Paton calls for return of non-food vendors to B.C. farmers’ markets

VICTORIA (March 3, 2021) – With B.C.’s farmers’ market season fast approaching, BC Liberal Agriculture Critic Ian Paton is urging the government to include non-food vendors at these popular events.

Crafters and artisans who produce non-food items are not currently permitted to sell their wares at farmers’ markets due to current public health orders. While Paton is fully supportive of measures to keep people safe during the COVID-19 pandemic, he wonders how a farmers’ market is much different than a department or grocery store.

“These types of stores have been able to operate with guidelines such as physical distancing, mask-wearing and the provision of hand sanitizer – so why not all vendors at outdoor farmers’ markets?” asks Paton. “Unless the Minister has heard otherwise, my understanding is that market organizers have been diligent in implementing the health measures needed to keep shoppers and vendors safe. It seems that we should be allowing non-food producers to sell goods like flowers, clothing, beauty products, jewelry and home décor items as they have done safely and successfully in the past.”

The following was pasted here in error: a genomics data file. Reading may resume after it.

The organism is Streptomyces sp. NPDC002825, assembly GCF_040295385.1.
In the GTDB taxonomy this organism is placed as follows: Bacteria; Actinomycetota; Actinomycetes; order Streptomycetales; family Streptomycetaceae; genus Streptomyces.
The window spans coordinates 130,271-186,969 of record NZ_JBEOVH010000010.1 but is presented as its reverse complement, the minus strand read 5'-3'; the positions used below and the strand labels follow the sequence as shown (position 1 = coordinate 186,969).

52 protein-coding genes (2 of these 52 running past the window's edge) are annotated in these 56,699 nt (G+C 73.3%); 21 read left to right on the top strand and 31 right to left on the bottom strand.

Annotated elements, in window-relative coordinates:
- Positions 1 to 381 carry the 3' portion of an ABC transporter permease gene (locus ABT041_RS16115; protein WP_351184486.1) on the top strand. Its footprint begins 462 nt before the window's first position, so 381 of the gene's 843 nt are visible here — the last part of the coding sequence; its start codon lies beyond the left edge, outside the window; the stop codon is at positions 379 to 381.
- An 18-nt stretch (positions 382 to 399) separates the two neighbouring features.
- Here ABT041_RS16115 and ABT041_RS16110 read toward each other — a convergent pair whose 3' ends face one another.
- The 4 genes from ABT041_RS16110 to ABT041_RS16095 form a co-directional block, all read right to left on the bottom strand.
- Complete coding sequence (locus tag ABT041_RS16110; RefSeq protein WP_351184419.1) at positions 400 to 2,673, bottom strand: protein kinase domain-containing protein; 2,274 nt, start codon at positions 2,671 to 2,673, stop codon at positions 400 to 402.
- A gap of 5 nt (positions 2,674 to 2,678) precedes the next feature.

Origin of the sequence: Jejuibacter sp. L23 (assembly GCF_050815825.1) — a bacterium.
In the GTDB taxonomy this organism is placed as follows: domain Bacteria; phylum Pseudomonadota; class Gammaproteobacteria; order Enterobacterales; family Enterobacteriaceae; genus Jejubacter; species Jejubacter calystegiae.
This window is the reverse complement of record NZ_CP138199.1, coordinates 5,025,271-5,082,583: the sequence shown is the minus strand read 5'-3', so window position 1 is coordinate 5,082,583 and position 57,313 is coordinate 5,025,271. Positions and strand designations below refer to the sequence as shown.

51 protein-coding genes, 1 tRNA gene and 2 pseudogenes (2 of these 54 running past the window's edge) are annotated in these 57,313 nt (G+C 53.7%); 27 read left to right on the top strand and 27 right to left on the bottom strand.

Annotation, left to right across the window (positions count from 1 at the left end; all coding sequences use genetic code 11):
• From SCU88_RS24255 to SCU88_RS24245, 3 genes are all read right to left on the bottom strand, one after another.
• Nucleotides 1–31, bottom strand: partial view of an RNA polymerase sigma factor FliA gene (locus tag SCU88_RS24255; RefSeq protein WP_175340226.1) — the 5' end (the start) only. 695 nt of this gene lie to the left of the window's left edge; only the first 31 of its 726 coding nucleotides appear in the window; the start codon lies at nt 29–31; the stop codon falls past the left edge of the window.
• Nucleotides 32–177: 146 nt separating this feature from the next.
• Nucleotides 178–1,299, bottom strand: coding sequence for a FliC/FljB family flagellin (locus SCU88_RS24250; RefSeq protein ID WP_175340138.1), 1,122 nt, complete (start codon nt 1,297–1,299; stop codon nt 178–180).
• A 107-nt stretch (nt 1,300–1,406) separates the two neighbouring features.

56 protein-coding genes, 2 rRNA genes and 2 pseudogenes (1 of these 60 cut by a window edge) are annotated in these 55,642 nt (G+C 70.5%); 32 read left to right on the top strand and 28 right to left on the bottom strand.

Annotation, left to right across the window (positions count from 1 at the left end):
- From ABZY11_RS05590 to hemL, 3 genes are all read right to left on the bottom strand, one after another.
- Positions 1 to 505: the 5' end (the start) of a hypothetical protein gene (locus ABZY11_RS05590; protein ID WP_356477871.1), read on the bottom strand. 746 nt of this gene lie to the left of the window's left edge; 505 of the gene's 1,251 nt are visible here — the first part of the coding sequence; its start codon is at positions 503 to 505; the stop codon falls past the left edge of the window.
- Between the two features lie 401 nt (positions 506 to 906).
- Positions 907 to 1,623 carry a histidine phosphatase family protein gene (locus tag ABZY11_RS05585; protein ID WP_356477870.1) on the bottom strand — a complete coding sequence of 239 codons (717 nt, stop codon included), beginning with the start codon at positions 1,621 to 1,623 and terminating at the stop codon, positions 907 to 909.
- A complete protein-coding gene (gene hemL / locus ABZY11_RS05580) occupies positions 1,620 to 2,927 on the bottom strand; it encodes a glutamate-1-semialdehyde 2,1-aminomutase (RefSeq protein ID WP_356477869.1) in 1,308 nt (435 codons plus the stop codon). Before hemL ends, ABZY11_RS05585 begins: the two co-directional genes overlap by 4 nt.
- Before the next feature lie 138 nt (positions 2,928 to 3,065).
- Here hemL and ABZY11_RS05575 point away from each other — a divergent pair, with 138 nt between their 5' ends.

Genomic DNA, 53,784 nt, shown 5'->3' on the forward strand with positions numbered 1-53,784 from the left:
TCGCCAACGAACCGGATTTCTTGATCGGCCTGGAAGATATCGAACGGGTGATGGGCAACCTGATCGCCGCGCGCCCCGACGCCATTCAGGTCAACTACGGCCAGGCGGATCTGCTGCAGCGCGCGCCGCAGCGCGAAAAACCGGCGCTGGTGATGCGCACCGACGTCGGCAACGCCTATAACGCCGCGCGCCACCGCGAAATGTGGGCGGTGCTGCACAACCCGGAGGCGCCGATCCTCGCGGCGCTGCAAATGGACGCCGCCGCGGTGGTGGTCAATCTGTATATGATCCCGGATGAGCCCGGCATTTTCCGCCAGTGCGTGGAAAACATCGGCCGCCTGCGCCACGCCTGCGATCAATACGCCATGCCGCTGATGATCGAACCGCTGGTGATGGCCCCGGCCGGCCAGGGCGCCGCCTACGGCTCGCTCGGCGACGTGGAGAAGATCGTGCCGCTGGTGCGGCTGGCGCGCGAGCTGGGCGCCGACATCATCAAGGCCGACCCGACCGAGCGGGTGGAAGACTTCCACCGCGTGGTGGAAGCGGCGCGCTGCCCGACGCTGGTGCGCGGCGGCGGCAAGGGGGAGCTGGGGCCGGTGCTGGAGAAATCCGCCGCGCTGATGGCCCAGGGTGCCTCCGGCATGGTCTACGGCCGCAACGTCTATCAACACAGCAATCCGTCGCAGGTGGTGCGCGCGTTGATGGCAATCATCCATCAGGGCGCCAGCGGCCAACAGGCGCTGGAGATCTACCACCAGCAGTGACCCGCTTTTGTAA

Paton notes the pandemic has brought numerous challenges for businesses of all kinds. Luckily, farmers’ markets are one way that B.C. farmers, ranchers, fishers, producers and processors are still able to share their food products with British Columbians who increasingly want to purchase local goods. Non-food vendors are being excluded from this opportunity, and many of them likely don’t qualify for the government’s Small to Medium-Sized Business Recovery Grant Program. Without support, they may be forced to close their operations for good.

“Many markets also rely on non-food vendors to remain viable,” says Laura Smit, Executive Director, Vancouver Farmers Markets. “Stall fees from flower farmers and artisans offset the operating costs of farmers’ markets; without them, the markets themselves could be in jeopardy. These non-food vendors make a valuable contribution not only to these markets, but to our communities and to our economy as well.”

“B.C. farmers’ markets are catalysts for community access to B.C. farmers, growers, and artisans,” says Tracey McKnight, Co-Manager of the Ladner Village Market. “There are ways to continue these connections in a safe manner, which we feel is so important for our communities.”

“If we are going to encourage British Columbians to buy local, you can’t get more local than a farmers’ market,” concludes Paton. “I urge the government to allow the return of non-food vendors to B.C. farmers’ markets for the coming season.”

AttachmentMLA Ian Paton letter to Agriculture Minister Lana Popham




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